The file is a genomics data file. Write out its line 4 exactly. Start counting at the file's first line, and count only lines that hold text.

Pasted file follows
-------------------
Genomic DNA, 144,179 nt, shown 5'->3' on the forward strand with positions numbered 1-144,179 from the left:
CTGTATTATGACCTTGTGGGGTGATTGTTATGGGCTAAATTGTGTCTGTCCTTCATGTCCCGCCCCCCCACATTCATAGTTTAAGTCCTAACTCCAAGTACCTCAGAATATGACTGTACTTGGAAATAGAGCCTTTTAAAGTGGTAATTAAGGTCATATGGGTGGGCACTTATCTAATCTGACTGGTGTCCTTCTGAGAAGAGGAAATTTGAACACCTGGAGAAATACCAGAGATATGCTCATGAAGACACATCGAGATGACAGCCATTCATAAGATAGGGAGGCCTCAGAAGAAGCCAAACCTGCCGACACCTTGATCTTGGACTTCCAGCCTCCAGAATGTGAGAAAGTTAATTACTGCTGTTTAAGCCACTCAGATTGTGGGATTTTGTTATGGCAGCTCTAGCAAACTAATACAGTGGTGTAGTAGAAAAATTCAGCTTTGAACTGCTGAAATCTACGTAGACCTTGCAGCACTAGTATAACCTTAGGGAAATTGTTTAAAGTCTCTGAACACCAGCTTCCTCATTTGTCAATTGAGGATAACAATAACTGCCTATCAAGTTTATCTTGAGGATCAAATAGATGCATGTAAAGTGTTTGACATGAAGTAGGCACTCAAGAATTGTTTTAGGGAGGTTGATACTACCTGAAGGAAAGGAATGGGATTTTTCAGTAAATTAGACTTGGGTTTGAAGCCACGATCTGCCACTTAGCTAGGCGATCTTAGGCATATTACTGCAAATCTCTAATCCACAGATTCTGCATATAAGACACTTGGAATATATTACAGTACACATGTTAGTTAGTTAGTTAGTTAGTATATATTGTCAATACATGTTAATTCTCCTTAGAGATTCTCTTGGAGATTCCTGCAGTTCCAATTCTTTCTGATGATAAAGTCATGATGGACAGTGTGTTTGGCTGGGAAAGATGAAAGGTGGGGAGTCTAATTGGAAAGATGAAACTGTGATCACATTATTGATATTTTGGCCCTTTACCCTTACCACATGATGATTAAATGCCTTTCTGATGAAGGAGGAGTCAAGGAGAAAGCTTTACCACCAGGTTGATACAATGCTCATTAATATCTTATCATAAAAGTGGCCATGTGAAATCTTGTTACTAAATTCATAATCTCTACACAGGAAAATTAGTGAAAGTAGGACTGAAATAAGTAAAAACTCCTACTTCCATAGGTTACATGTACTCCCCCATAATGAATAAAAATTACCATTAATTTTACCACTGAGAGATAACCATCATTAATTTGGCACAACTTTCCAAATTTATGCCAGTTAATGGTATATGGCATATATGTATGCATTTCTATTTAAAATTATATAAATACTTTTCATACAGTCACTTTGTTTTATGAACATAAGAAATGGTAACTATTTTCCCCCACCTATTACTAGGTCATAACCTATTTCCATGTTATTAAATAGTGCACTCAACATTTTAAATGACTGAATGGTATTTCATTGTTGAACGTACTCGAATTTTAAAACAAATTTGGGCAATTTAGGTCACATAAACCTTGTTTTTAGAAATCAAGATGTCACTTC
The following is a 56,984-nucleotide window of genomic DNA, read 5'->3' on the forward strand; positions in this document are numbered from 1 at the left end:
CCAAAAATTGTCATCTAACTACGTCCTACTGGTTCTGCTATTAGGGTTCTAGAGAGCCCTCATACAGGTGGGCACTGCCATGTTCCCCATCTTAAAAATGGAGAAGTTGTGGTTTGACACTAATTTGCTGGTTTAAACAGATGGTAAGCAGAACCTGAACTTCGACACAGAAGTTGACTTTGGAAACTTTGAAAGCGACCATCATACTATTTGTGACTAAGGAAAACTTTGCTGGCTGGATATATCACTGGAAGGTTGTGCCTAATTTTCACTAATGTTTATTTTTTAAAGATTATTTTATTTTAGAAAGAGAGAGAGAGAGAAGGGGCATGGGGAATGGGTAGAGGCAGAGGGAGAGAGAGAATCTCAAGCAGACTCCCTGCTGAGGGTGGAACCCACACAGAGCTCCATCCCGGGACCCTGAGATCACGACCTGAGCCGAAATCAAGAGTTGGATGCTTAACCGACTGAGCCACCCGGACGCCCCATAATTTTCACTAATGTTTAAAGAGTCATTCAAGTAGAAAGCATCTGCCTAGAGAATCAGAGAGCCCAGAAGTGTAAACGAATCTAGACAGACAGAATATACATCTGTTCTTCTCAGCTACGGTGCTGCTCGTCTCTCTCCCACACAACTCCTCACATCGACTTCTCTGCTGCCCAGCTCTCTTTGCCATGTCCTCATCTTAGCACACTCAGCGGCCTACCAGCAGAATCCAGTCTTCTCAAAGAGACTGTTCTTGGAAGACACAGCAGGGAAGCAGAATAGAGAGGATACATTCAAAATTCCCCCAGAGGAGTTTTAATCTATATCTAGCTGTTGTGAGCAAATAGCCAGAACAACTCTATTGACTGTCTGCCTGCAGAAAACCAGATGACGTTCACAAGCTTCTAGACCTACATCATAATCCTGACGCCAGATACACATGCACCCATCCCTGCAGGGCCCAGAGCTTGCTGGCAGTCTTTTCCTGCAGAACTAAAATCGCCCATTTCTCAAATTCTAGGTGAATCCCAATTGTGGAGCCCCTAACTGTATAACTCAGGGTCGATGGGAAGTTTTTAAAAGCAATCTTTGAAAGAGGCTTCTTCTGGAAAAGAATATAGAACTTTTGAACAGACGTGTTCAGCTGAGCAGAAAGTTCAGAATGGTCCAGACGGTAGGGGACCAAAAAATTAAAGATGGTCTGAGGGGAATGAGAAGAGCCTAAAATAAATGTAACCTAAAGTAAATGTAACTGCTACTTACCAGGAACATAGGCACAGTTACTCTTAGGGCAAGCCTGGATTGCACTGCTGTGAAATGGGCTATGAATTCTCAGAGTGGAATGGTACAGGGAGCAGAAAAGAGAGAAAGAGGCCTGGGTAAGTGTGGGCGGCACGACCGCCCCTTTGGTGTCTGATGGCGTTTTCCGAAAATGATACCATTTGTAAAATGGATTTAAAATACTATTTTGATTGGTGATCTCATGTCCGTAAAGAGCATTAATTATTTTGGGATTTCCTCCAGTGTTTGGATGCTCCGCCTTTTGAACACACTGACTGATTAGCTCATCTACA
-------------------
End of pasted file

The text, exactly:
CCAAAAATTGTCATCTAACTACGTCCTACTGGTTCTGCTATTAGGGTTCTAGAGAGCCCTCATACAGGTGGGCACTGCCATGTTCCCCATCTTAAAAATGGAGAAGTTGTGGTTTGACACTAATTTGCTGGTTTAAACAGATGGTAAGCAGAACCTGAACTTCGACACAGAAGTTGACTTTGGAAACTTTGAAAGCGACCATCATACTATTTGTGACTAAGGAAAACTTTGCTGGCTGGATATATCACTGGAAGGTTGTGCCTAATTTTCACTAATGTTTATTTTTTAAAGATTATTTTATTTTAGAAAGAGAGAGAGAGAGAAGGGGCATGGGGAATGGGTAGAGGCAGAGGGAGAGAGAGAATCTCAAGCAGACTCCCTGCTGAGGGTGGAACCCACACAGAGCTCCATCCCGGGACCCTGAGATCACGACCTGAGCCGAAATCAAGAGTTGGATGCTTAACCGACTGAGCCACCCGGACGCCCCATAATTTTCACTAATGTTTAAAGAGTCATTCAAGTAGAAAGCATCTGCCTAGAGAATCAGAGAGCCCAGAAGTGTAAACGAATCTAGACAGACAGAATATACATCTGTTCTTCTCAGCTACGGTGCTGCTCGTCTCTCTCCCACACAACTCCTCACATCGACTTCTCTGCTGCCCAGCTCTCTTTGCCATGTCCTCATCTTAGCACACTCAGCGGCCTACCAGCAGAATCCAGTCTTCTCAAAGAGACTGTTCTTGGAAGACACAGCAGGGAAGCAGAATAGAGAGGATACATTCAAAATTCCCCCAGAGGAGTTTTAATCTATATCTAGCTGTTGTGAGCAAATAGCCAGAACAACTCTATTGACTGTCTGCCTGCAGAAAACCAGATGACGTTCACAAGCTTCTAGACCTACATCATAATCCTGACGCCAGATACACATGCACCCATCCCTGCAGGGCCCAGAGCTTGCTGGCAGTCTTTTCCTGCAGAACTAAAATCGCCCATTTCTCAAATTCTAGGTGAATCCCAATTGTGGAGCCCCTAACTGTATAACTCAGGGTCGATGGGAAGTTTTTAAAAGCAATCTTTGAAAGAGGCTTCTTCTGGAAAAGAATATAGAACTTTTGAACAGACGTGTTCAGCTGAGCAGAAAGTTCAGAATGGTCCAGACGGTAGGGGACCAAAAAATTAAAGATGGTCTGAGGGGAATGAGAAGAGCCTAAAATAAATGTAACCTAAAGTAAATGTAACTGCTACTTACCAGGAACATAGGCACAGTTACTCTTAGGGCAAGCCTGGATTGCACTGCTGTGAAATGGGCTATGAATTCTCAGAGTGGAATGGTACAGGGAGCAGAAAAGAGAGAAAGAGGCCTGGGTAAGTGTGGGCGGCACGACCGCCCCTTTGGTGTCTGATGGCGTTTTCCGAAAATGATACCATTTGTAAAATGGATTTAAAATACTATTTTGATTGGTGATCTCATGTCCGTAAAGAGCATTAATTATTTTGGGATTTCCTCCAGTGTTTGGATGCTCCGCCTTTTGAACACACTGACTGATTAGCTCATCTACA